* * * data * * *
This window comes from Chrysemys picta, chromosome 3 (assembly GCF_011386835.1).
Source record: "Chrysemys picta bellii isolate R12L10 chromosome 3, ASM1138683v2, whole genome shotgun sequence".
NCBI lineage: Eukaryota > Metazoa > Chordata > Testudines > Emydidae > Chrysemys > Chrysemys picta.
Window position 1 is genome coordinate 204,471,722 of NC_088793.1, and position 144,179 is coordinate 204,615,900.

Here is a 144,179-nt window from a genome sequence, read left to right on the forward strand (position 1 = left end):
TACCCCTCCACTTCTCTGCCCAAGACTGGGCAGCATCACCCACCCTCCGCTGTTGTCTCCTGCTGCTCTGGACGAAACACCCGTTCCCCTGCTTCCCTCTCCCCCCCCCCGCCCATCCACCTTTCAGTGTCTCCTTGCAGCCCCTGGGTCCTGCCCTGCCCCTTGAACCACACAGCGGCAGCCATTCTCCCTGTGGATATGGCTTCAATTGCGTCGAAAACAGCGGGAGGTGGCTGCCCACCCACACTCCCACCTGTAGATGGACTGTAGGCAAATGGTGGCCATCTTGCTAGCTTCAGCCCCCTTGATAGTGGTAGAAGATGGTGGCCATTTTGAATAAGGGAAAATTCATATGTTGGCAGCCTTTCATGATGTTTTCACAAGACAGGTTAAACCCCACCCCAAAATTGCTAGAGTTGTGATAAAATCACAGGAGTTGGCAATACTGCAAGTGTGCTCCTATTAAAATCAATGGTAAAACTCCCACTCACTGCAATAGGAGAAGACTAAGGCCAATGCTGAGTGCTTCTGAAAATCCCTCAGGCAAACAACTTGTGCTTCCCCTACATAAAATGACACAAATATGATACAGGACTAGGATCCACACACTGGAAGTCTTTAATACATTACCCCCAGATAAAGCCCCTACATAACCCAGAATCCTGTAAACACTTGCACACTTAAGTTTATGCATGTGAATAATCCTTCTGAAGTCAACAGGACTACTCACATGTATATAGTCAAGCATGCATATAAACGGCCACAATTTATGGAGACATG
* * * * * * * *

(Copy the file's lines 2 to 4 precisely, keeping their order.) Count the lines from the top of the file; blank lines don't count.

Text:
Source record: "Chrysemys picta bellii isolate R12L10 chromosome 3, ASM1138683v2, whole genome shotgun sequence".
NCBI lineage: Eukaryota > Metazoa > Chordata > Testudines > Emydidae > Chrysemys > Chrysemys picta.
Window position 1 is genome coordinate 204,471,722 of NC_088793.1, and position 144,179 is coordinate 204,615,900.